Question: How we can support your efforts to get more of the truth from the city officials with whom you are dealing?
Answer: If you happen to have personal relationships with politicians in town who are not adverse to hearing from you on these issues—by all means, speak up. And please contact the bargaining team to let us know what success you have had.
Question: Shouldn’t our contract, which goes through 2011, serve as a powerful, binding bulwark against major concessions?
Answer: Yes, having a closed contract right now is extremely important, and it didn’t happen by accident. The only reason to reopen the contract is if something more attractive was offered to us by the City.
Question: I am quite skeptical of approving further concessions without 1) more transparency from the City and 2) concessions from the public-at-large via revenue-generating proposals. Why should we make consider making concessions if no other alternatives are being considered?
Answer: The negotiating team would not consider more concessions unless we got something better in return.
Question: Did we not, as UAPD, give back more than most unions this fiscal year? I thought that we already had banked some percentage givebacks compared with other unions.
Answer: Yes, we did. Two things to note. 1) UAPD granted concessions in order to have a contract in place during this year. With a locked contract, we can listen to what the City has to say but we don’t have to do anything about it. 2) If we WERE willing to open our closed contract to discuss anything, the Central HR department has indicated it would “credit” us with those current concessions towards whatever savings goal it’s trying to get to department by department.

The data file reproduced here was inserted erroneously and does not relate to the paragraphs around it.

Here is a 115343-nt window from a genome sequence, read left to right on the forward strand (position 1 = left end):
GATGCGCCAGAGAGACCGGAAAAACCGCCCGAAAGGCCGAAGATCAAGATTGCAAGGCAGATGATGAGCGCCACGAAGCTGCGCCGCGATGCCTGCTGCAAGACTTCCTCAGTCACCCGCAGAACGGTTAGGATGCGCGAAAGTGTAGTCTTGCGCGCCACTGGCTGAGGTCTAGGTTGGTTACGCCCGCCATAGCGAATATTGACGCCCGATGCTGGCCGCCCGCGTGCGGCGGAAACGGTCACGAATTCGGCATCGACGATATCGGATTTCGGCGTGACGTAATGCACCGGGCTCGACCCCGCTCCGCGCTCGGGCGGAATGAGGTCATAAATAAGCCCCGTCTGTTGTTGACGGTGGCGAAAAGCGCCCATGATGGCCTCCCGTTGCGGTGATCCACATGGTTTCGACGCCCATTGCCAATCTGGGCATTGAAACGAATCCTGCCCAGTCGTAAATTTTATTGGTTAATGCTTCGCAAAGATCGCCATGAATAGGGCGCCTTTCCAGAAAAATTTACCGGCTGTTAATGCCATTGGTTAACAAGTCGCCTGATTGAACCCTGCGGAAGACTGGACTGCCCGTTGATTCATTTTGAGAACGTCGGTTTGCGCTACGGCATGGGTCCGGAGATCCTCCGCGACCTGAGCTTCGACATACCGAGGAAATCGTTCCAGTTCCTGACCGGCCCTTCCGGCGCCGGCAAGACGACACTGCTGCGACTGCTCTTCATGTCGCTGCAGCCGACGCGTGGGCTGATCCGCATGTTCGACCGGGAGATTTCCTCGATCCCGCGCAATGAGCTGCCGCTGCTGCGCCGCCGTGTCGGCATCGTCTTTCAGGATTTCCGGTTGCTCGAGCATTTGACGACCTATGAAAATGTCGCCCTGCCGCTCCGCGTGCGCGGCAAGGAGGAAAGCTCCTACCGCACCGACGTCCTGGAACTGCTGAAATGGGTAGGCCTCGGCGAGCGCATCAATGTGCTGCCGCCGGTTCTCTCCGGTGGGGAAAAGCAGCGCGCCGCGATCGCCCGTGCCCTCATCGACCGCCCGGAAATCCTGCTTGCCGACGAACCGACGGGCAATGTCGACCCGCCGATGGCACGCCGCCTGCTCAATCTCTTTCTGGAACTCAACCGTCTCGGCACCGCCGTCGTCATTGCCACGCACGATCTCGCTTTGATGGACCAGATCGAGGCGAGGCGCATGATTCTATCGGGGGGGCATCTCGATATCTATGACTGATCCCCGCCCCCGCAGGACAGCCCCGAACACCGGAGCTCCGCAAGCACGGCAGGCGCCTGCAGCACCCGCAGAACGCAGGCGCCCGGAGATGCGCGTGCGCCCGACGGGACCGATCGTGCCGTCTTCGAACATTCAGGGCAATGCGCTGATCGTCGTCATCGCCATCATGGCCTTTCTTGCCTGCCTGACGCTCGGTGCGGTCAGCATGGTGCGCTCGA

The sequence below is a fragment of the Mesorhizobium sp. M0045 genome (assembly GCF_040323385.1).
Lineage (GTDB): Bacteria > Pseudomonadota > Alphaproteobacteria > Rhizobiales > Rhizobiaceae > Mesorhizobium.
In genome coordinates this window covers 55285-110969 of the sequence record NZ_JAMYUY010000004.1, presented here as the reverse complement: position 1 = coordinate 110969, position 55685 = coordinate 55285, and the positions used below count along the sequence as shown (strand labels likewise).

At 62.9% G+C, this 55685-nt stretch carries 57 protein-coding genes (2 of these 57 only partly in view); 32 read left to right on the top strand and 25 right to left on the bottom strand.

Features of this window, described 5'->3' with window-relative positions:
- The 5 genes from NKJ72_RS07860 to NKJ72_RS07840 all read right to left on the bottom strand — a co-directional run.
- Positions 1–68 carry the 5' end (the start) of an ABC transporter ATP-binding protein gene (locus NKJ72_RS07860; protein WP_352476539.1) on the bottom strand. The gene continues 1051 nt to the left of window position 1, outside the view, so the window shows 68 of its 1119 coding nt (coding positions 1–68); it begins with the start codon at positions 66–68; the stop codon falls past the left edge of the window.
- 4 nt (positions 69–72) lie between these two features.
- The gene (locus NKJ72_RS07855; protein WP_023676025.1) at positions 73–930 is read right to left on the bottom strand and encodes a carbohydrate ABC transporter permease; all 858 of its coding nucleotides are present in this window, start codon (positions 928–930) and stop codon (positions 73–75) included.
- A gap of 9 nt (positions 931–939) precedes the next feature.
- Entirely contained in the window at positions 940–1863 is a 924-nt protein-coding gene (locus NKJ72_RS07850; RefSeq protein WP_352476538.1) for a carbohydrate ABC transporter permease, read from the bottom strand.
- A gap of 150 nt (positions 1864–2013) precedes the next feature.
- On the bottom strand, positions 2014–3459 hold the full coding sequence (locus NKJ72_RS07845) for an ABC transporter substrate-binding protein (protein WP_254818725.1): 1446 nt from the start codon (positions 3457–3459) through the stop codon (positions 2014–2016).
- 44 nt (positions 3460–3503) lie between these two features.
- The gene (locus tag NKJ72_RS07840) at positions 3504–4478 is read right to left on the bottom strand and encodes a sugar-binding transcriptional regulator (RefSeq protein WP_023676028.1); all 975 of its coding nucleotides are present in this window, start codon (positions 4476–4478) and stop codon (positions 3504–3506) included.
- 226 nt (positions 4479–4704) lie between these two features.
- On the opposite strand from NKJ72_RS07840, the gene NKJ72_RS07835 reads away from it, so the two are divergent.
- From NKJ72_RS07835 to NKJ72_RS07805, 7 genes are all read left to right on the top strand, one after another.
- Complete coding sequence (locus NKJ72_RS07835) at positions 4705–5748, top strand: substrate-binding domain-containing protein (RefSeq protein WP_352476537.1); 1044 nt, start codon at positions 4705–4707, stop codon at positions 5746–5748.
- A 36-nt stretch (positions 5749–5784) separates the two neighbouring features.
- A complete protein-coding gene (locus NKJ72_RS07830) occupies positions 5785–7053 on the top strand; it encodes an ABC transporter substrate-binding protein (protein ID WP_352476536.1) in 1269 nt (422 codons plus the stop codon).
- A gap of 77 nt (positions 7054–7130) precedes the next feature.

Question: How many UAPD doctors received layoff notices?
Answer: The total number of layoffs in our unit is 213, which is close to the 219 total bargaining unit members. However, there are still anomalies. Why did some members get 60 page packets, while others did not? We have submitted an information request on this and other questions.
Question: Can we be know which of the of non-layoff noticed workers are actually charter-protected, as opposed to politically protected, positions? Can we demand a listing of positions which were chosen to receive layoff notices and which were not to provide transparency and accountability?
Answer: We included that question in the information Request that was submitted. Also, no one from the City claimed that all 10,000 workers that escaped the layoff notice are charter-protected.
Question: Can UAPD conduct an internal survey as to which physicians would retire or resign given different pending scenarios?
Answer: If the layoff plan proceeds, UAPD has plans to survey the membership on that.
Question: Should we resist agreeing to concessions until the city comes clean about which of our members’ jobs would be eliminated even if our unit agreed to furlough days? Can we insist on job security as a precondition for any concessions, meaning no layoffs in our union group if we do indeed vote for furloughs?
Answer: That is the plan. The bargaining team plans to accept no proposals from the City until we know more. Once questions are answered, the team will make a decision based on our understanding of the members; desires. Any deal reached by the team would only take effect if ratified by a vote of the membership.